The golden rules of living room decoration
Some call it the living room, others the sitting room, family room or lounge. No matter what you call it or whether you go there to watch TV, read, play video games or to just hang out with the rest of your household. It’s probably your first port of call to go unwind and enjoy yourself in the evenings after a long day at work.
But, how can you get your living room looking its tip-top best? Well, no matter your tastes or the size or shape of the room, there are a few simple golden rules which will help you style the room to perfection. Making it a welcoming and comfortable space fit for any occasion.
Identify the room’s focus
When redesigning the living room it’s best to start by finding what will be the room’s focal point, this could be anything from a fireplace, work of art, window or even just the television. Now, this doesn’t mean you want to direct every single piece of furniture so it’s pointing in that direction. The focal point is merely the point of the room with that extra bit of ‘wow-factor’ that sets the room off, which you want eyes to be drawn towards.
With objects that are moveable such as artworks you will want to position them so they are one of the first things people will see as they enter the door. With objects that are immovable such as fireplaces or windows, it can be a good idea to direct the largest piece of furniture (usually the sofa) so they face towards it, or in the case of an object that hangs on the wall such as a painting or mirror, placing it directly above the largest piece of furniture.
Keeping your furniture and other items in proportion to the size of the room is vital, you don’t want the room to feel Spartan nor like it’s dominated by over-sized furniture. There are a few measurements that give a good rule of thumb when it comes to choosing furniture of the right size. For example, you’ll want to ensure that you can place any furniture pointed towards the television at least twice the TVs diagonal screen size away from it, any closer than that and it will dominate the room and it will be difficult to actually watch. For particularly small living rooms opt for multi-functional furnishings, Ottomans can be used as both side tables and additional seating.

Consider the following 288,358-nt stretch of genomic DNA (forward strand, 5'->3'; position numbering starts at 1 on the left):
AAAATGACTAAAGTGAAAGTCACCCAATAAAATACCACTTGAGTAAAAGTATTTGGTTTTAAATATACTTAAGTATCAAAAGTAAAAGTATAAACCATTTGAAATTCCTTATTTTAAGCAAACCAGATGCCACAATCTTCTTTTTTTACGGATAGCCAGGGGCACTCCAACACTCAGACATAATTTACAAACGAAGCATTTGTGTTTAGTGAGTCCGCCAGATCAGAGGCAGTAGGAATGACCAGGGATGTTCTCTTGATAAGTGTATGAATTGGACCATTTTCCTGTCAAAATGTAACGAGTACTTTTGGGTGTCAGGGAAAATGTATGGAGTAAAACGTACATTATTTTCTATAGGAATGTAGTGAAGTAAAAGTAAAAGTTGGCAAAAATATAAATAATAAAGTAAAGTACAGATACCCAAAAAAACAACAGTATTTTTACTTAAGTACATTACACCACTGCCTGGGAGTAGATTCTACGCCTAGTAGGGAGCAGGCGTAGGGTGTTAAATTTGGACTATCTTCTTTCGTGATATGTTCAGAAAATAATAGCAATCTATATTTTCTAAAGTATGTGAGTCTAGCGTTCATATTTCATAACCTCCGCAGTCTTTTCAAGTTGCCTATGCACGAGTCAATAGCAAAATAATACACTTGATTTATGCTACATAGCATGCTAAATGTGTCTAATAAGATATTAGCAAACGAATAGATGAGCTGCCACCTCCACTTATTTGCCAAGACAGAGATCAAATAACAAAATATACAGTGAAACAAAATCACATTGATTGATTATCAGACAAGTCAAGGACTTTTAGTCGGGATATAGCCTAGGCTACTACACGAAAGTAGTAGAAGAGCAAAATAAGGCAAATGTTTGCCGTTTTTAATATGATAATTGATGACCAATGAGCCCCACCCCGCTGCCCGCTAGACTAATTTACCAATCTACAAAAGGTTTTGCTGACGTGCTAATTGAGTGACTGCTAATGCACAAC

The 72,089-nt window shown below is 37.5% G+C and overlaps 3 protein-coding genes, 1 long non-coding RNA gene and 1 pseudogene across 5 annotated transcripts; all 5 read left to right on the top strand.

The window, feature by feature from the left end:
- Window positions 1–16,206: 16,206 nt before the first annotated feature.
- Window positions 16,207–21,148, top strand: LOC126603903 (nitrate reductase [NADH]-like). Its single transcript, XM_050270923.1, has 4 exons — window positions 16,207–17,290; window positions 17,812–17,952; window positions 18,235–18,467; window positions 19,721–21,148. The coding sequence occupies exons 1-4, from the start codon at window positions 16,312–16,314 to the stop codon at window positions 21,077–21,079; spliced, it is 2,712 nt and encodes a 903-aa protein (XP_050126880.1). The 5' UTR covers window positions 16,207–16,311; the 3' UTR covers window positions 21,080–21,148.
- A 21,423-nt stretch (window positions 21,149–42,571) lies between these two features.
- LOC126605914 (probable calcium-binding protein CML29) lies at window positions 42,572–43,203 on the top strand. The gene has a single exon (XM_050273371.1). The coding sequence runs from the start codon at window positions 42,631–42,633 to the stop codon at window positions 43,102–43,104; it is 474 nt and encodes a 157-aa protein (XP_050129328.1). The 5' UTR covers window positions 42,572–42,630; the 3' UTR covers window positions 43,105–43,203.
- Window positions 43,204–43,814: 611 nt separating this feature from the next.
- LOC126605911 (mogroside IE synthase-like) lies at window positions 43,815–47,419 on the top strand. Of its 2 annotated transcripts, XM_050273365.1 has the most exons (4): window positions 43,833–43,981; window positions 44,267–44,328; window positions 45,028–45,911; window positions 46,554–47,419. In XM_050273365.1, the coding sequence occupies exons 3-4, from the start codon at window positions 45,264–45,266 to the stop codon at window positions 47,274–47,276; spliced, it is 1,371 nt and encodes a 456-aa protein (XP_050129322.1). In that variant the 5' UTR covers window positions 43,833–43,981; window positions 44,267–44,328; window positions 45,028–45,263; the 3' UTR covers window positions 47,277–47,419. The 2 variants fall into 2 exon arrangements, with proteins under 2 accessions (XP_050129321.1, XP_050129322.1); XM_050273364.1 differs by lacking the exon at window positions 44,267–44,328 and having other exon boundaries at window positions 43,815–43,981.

Stick to the classics and centre the room with a coffee table and rug.
Some may say that centring the living room with a coffee table and rug is a design cliché, but we feel that’s a bit like saying that putting the hob in the kitchen is a cliché. Ideally you want to leave about a 40 to 50 centimetre gap between your coffee table and the seating, that’s just the right size to allow people to be able to easily move through the space without having to clamber over anything, and for you to still be able to easily reach for drinks, books or remote controls from the coffee table while seated.
Living room lighting should generally be broken up into distinct zones, this helps give the room a comfortable ambiance. Ideally you will want to use desk and floor lamps to light up three corners of the room, which you can use to draw attention to various features such as paintings and pictures or interesting ornaments. Your overhead lighting should be used as ‘task lighting’ which is the brighter lighting you use for activities such as when cleaning or hoovering the room or perhaps when doing yoga or another physical activity.
Art and décor
When it comes to ornaments and what you put on the walls there is generally two schools of thought, some opt for symmetry and ‘the rule of odd numbers’ while others prefer a more eclectic chic-but-cluttered style. The former approach works well for rooms in which you want to have a more contemporary or minimalist appeal, to achieve this look you want to position objects in symmetrical patterns, such as paintings on a wall at the same height equally distanced. However, to prevent this looking forced objects should always be grouped in odd numbers, which makes it looks natural while still drawing interest.
These previous rules are somewhat thrown out the window by the chic-cut-cluttered approach, in which objects and artworks are more eclectically thrown together (think Dumbledore’s office in Harry Potter) this works best to create quirky more old fashioned looking rooms and is definitely harder to pull off well, but when you do it can be aesthetically stunning. A good way to try and achieve it is to hang pictures on the walls at varying heights, and with no regard for their spacing or position, the general idea is to make it seem as if everything was thrown together with no uniformity – rather than the room drawing focus to a selection of specific items of interest, every object works together to make the room itself the thing of interest. What you want to avoid is one particular area of the room being sparser than the rest, or this void will look out of place and all attention will be drawn to it.